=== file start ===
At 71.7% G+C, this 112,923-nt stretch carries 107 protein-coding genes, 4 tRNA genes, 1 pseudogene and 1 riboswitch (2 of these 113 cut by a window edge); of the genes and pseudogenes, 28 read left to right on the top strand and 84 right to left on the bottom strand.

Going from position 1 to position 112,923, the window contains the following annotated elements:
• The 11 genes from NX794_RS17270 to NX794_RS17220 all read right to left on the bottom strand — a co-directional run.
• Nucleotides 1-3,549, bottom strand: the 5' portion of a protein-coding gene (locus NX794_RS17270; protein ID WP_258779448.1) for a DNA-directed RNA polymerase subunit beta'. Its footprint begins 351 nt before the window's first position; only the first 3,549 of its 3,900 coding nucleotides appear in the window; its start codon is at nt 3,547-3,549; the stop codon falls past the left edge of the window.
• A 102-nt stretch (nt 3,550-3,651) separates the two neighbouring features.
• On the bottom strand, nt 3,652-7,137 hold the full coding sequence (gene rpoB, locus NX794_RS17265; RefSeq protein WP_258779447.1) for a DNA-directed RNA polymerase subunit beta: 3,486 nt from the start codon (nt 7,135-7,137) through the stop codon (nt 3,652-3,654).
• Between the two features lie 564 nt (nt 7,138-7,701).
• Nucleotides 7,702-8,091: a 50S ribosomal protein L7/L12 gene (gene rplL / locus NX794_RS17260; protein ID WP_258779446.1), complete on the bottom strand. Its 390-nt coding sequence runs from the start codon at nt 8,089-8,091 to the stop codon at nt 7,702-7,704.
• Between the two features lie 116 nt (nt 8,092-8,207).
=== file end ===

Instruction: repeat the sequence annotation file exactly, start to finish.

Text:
At 71.7% G+C, this 112,923-nt stretch carries 107 protein-coding genes, 4 tRNA genes, 1 pseudogene and 1 riboswitch (2 of these 113 cut by a window edge); of the genes and pseudogenes, 28 read left to right on the top strand and 84 right to left on the bottom strand.

Going from position 1 to position 112,923, the window contains the following annotated elements:
• The 11 genes from NX794_RS17270 to NX794_RS17220 all read right to left on the bottom strand — a co-directional run.
• Nucleotides 1-3,549, bottom strand: the 5' portion of a protein-coding gene (locus NX794_RS17270; protein ID WP_258779448.1) for a DNA-directed RNA polymerase subunit beta'. Its footprint begins 351 nt before the window's first position; only the first 3,549 of its 3,900 coding nucleotides appear in the window; its start codon is at nt 3,547-3,549; the stop codon falls past the left edge of the window.
• A 102-nt stretch (nt 3,550-3,651) separates the two neighbouring features.
• On the bottom strand, nt 3,652-7,137 hold the full coding sequence (gene rpoB, locus NX794_RS17265; RefSeq protein WP_258779447.1) for a DNA-directed RNA polymerase subunit beta: 3,486 nt from the start codon (nt 7,135-7,137) through the stop codon (nt 3,652-3,654).
• Between the two features lie 564 nt (nt 7,138-7,701).
• Nucleotides 7,702-8,091: a 50S ribosomal protein L7/L12 gene (gene rplL / locus NX794_RS17260; protein ID WP_258779446.1), complete on the bottom strand. Its 390-nt coding sequence runs from the start codon at nt 8,089-8,091 to the stop codon at nt 7,702-7,704.
• Between the two features lie 116 nt (nt 8,092-8,207).